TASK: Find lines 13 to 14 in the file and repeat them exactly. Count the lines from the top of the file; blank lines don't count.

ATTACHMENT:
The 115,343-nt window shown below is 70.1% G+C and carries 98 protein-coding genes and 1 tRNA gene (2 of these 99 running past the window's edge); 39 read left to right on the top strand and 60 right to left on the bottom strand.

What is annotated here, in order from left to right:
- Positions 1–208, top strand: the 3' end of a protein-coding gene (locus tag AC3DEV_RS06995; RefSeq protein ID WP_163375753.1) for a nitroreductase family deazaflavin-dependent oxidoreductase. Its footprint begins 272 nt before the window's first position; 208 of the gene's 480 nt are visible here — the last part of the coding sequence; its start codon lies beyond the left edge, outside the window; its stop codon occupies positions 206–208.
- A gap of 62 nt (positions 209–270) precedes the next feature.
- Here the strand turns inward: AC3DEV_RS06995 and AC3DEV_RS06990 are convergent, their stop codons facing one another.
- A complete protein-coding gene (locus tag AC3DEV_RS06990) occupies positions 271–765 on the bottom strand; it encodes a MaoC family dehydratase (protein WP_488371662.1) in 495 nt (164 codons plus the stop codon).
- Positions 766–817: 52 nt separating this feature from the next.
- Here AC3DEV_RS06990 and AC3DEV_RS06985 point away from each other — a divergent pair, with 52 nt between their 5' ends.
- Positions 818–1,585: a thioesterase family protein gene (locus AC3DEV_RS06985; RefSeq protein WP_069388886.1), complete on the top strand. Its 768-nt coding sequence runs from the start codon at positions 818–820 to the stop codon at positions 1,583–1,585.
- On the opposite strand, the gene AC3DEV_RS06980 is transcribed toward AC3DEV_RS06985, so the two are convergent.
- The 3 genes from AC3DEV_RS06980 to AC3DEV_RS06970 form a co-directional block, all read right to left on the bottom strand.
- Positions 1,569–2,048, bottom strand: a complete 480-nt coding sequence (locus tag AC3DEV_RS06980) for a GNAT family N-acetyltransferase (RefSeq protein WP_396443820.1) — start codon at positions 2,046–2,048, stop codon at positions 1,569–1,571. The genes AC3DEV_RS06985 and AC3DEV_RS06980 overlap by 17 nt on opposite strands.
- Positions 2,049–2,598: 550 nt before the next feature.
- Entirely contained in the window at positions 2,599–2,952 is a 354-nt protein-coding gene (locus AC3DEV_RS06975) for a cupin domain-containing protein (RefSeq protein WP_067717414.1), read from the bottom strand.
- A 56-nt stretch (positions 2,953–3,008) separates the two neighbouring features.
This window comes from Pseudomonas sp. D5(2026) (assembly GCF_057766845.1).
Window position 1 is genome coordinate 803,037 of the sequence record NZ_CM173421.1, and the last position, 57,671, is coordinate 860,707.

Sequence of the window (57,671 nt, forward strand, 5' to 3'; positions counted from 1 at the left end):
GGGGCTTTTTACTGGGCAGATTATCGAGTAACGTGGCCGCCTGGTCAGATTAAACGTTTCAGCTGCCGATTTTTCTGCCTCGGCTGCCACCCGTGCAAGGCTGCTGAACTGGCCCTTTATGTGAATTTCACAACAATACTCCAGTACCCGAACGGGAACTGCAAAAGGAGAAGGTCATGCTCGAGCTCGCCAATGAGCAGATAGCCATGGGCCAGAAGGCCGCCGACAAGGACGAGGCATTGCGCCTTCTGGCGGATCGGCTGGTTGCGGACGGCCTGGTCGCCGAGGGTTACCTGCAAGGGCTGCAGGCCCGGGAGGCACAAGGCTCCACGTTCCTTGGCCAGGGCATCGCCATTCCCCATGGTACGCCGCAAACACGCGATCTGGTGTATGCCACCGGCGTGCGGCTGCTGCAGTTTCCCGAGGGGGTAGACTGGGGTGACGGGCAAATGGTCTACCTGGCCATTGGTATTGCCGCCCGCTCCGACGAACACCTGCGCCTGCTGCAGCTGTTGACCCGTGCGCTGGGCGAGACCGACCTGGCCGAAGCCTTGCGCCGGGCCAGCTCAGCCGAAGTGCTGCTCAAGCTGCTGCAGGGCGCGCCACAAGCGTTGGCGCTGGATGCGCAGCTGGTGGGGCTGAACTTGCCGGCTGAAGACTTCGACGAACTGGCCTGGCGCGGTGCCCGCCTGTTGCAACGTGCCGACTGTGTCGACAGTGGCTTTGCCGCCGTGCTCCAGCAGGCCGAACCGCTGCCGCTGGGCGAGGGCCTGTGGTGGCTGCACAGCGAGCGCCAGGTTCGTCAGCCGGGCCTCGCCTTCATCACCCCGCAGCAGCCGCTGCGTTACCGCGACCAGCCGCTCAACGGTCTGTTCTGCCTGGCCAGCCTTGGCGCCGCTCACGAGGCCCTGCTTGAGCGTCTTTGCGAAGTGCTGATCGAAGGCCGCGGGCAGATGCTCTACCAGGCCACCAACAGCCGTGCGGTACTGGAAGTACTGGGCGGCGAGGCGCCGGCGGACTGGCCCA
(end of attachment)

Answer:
- Positions 2,049–2,598: 550 nt before the next feature.
- Entirely contained in the window at positions 2,599–2,952 is a 354-nt protein-coding gene (locus AC3DEV_RS06975) for a cupin domain-containing protein (RefSeq protein WP_067717414.1), read from the bottom strand.